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What Chetham’s is telling parents about student abuse

The School has refrained from public comment on the abuse crisis. The following letter went out last night to parents. It contains no mention of the nine past teachers at Chethams and RNCM who are under police investigation, nor that the police have appealed again for information from any pupil who may have been abused at these institutions. Nor is there an expression of regret for the death of past pupil, Frances Andrade.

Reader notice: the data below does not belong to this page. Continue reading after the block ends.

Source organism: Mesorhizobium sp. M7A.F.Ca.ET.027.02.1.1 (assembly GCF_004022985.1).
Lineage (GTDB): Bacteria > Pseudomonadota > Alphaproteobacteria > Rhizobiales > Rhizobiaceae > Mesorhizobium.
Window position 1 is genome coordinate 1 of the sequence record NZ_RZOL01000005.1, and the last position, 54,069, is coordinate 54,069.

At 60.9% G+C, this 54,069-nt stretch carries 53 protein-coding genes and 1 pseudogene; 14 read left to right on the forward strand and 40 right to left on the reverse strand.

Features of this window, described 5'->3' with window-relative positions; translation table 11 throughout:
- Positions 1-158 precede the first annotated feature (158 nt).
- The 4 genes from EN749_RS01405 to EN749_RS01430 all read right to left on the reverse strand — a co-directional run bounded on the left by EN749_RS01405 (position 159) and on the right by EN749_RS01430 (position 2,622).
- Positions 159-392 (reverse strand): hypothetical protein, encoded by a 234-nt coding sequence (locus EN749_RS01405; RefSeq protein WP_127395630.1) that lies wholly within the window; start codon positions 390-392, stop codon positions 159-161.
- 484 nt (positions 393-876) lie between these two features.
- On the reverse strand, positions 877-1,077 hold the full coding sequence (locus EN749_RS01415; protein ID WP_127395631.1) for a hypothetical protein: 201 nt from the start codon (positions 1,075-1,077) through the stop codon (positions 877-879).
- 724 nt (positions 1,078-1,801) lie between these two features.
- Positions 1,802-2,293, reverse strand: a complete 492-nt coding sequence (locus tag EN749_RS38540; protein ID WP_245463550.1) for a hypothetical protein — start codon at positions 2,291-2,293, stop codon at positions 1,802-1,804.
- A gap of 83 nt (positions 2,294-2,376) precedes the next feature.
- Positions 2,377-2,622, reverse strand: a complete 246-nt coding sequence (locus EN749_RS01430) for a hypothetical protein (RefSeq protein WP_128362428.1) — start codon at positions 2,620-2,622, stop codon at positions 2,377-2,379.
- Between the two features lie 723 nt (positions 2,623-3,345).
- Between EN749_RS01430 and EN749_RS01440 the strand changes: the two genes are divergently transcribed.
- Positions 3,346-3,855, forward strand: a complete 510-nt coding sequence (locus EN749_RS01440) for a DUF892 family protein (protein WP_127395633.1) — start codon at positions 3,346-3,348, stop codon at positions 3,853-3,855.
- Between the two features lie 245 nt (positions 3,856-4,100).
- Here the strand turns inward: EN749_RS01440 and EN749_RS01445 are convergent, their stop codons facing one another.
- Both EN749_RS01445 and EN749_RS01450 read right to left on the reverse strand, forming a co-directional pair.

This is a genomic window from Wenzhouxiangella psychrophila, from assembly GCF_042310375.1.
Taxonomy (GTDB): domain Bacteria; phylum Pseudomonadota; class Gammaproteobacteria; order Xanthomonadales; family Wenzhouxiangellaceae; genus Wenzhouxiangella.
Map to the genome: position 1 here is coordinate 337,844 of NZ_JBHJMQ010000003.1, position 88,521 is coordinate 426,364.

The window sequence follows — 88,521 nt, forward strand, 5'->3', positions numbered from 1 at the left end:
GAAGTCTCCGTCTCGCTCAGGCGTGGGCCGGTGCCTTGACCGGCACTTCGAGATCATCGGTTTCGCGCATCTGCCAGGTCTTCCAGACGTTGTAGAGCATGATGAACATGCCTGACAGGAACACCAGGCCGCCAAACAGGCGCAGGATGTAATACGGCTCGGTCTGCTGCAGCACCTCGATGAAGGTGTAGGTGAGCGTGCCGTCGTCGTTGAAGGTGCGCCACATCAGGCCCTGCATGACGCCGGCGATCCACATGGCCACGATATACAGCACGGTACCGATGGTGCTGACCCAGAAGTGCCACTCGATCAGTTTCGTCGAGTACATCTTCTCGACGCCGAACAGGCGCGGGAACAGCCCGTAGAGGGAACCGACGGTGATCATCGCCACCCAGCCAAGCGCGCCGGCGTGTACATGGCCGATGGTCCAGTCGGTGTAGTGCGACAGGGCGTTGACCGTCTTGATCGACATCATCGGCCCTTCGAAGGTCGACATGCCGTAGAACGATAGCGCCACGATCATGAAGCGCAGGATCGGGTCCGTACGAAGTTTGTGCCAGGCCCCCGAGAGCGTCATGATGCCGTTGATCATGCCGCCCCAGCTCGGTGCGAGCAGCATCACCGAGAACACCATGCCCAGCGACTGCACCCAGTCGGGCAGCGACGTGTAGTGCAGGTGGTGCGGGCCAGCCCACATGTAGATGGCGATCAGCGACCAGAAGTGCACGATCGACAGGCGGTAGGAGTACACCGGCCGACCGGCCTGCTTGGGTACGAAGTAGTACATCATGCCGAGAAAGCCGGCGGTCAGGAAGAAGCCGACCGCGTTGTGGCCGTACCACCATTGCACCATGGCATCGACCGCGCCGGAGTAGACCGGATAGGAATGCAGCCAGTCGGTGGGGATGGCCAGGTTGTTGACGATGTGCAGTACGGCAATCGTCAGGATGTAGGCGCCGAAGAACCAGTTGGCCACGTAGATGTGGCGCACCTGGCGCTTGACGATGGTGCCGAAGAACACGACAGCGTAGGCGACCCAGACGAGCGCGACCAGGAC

Dear Parents and Carers, As Half Term approaches, I am sure that you will be talking with your sons and daughters about the difficult events of the last few weeks and the ensuing media attention. With that in mind I would like to let you know that we have invited Manchester City Council Children’s Services into the School after Half Term to carry out a collaborative review with us of our Safeguarding Policy and Procedures. We welcome this visit which will take place during the week beginning 4 March. It is an opportunity for the School to demonstrate that we have robust Policies and Procedures in place which are applied routinely and rigorously. We are confident that students are well protected. This has been borne out by inspections carried out by various government bodies in recent years. As you are aware, our procedures are also annually reviewed and approved by the Governing Body and have been regularly and independently reviewed by Ofsted and the Independent Schools Inspectorate. Once the Police investigation into historical allegations has concluded we will of course be instigating an independent review of past events. I thank you for your continuing warm support and your understanding at this difficult time. Please do not hesitate to give me or any member of the pastoral team a call with any concerns, and in the meantime I wish you all a peaceful and happy Half Term break with your families. Yours sincerely, C J Moreland Head